I sat in the cold conference room with my fellow administrators, and the tears began to fill my eyes. Luckily, we were all masked and spaced apart. Few likely knew I was crying. Leaders aren’t supposed to fall apart, and here I was doing just that. I couldn’t help myself and let the tears drop. Without realizing it, I did one of those ugly sniffles to keep my nose from running. My colleagues asked me if I needed to talk. I mumbled something about being OK and quickly exited the room. By the time I was back in my office, I had figured out how to stuff the feelings back down to the pit of my stomach. I carried on with the work in front of me.
I’ve been suppressing those suffocating feelings of inadequacy since the school year began. My entire career, I have seen my work in education as a calling, more than just a job. I’ve always felt thankful to be an educator. However, this year is the most difficult I have faced in 29 years.
It turns out I am not alone. A recent poll by the National Association of Secondary School Principals (NASSP) and Learning Policy Institute (LPI) revealed that “42% of principals across the country said the pandemic has accelerated their plans to leave the profession.” That’s too many of our school leaders feeling as if there is nowhere to turn but away!
What has happened within the last two years has created more damage to our schools than what COVID did on its own. Yes, COVID-19 forced us to adjust student and teacher schedules. Busing routes were expanded to allow for more spacing on buses. Wearing masks and standing 6 feet apart in line became routine. Delivering hand sanitizer and alcohol wipes to classrooms was standard practice. Contact tracing became a principal’s side hustle as every call from an equally overworked nurse about a possible exposure required a review of a student’s schedule and every seating chart to determine who else might be considered a contact. In addition, schools held vaccine clinics and coordinated testing sites. That all took time, but those tasks eventually became manageable.
But here’s what hasn’t become feasible. We are not only in a COVID pandemic, but we are also struggling to survive in an emotionally devoid epidemic. Grace and forgiveness are scarce. The stresses and mental health of students, teachers, and leaders are high. We can’t rely on routine as there isn’t much of one left, and our hopes about finally returning to a typical school year this year have evaporated. Staff shortages are rampant in many fields, and schools are not alone in being unable to fill vacancies. Teachers are covering classes when substitutes can’t be found and giving up prep time to do so. Students, who have not physically interacted day to day for the better part of 18 months, are now back in school trying to remember the social and academic organizational skills they once had. Understandable worry is pervasive as families deal with the trauma and fallout from the COVID pandemic. Students can’t help but bear that hurt on their backs. Whatever our students carry, our teachers, support staff, and even office staff feel it, too, and carry their equal weight. It’s so much for everyone. Schools are losing in the social media court of public opinion every day.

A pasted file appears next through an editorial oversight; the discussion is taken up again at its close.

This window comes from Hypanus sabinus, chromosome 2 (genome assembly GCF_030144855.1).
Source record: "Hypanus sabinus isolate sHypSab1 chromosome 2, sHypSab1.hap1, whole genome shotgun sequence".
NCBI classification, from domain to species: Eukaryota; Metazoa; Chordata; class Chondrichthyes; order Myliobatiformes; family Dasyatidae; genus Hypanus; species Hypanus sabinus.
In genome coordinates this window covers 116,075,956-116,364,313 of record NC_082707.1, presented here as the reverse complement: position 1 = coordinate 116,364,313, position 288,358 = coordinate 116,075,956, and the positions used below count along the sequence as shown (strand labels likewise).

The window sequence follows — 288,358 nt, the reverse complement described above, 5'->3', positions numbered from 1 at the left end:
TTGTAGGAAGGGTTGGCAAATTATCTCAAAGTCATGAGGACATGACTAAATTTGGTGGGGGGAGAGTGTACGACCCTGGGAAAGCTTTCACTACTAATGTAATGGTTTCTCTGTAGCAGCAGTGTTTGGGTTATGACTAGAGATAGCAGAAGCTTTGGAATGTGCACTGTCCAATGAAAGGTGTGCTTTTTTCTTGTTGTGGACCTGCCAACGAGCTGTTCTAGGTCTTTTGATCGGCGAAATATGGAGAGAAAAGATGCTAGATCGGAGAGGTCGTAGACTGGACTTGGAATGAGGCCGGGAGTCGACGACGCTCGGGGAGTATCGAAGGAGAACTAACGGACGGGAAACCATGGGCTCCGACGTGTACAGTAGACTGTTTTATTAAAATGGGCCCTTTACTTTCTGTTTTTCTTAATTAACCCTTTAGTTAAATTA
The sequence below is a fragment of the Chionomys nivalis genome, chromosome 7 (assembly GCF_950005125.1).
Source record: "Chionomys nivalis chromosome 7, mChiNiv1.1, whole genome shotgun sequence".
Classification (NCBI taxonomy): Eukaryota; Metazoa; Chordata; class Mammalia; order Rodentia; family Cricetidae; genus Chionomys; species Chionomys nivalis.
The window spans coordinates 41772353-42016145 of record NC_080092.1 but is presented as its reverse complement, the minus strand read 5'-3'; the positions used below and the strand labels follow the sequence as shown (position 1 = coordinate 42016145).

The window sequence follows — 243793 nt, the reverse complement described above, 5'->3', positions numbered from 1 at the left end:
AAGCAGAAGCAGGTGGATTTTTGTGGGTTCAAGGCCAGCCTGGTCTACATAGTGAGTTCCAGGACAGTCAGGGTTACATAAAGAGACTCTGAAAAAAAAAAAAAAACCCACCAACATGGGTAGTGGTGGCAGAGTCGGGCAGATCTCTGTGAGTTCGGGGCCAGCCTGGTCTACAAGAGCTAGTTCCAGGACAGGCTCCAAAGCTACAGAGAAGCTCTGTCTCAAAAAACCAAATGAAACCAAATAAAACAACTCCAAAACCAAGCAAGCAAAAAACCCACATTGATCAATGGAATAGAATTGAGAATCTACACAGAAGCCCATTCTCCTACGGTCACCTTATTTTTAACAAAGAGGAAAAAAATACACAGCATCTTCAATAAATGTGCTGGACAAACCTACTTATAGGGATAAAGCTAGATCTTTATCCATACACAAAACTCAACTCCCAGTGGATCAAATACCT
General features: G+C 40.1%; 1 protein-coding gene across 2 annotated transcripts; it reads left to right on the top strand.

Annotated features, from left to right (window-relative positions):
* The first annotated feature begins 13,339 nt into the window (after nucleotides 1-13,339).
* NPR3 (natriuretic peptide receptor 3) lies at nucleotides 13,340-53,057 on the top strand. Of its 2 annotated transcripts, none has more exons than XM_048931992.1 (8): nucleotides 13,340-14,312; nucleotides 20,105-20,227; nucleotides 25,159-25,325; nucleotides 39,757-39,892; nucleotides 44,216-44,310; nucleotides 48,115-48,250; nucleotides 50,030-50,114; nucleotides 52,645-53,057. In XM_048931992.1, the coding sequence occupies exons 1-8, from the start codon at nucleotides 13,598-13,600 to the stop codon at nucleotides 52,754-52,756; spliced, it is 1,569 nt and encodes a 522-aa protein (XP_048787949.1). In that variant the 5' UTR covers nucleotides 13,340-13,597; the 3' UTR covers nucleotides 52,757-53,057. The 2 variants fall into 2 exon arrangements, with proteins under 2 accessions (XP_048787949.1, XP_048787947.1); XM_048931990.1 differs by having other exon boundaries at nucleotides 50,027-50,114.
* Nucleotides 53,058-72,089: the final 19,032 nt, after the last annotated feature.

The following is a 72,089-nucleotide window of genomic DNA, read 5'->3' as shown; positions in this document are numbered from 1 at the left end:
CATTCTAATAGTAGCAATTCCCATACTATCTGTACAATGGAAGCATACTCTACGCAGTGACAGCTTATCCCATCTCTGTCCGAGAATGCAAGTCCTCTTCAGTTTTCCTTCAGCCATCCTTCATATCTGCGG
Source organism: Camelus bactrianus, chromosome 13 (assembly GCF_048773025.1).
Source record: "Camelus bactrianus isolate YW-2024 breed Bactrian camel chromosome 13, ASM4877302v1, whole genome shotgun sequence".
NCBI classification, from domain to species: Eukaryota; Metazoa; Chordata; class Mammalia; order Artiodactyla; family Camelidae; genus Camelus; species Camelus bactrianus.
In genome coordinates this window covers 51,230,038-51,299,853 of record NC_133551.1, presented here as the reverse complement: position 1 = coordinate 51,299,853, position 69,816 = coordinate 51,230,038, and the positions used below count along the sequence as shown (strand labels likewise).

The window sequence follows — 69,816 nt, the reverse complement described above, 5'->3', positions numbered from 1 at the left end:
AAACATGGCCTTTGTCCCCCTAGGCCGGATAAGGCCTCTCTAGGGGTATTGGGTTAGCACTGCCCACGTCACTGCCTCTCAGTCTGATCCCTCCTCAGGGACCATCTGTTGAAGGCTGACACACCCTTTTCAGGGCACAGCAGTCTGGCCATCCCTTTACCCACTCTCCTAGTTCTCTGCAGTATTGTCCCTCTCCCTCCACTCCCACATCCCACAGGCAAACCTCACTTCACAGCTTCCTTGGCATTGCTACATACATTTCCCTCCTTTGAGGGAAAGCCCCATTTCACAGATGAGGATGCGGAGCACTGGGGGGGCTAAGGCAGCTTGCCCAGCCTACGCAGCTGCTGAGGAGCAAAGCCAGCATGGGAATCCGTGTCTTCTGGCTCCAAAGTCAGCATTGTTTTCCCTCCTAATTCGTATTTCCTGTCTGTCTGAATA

There are both academic and emotional losses to be overcome in our schools. Meanwhile, an equally significant loss is pending in our schools—loss of people. Teachers are tired, and so are their principals. Empathy and appreciation are missing. Grace, forgiveness, patience, stick-with-it-ness, and a willingness to work together will be what is needed to get all of us through this school year. Should you have the chance to offer grace or support to an educator in your community, I hope you will. You may be surprised by how just a few words of encouragement will make a difference. Everybody needs somebody, sometimes.
The opinions expressed in Peter DeWitt’s Finding Common Ground are strictly those of the author(s) and do not reflect the opinions or endorsement of Editorial Projects in Education, or any of its publications.
A version of this article appeared in the January 12, 2022 edition of Education Week as A Principal Reflects on Two Years Of Loss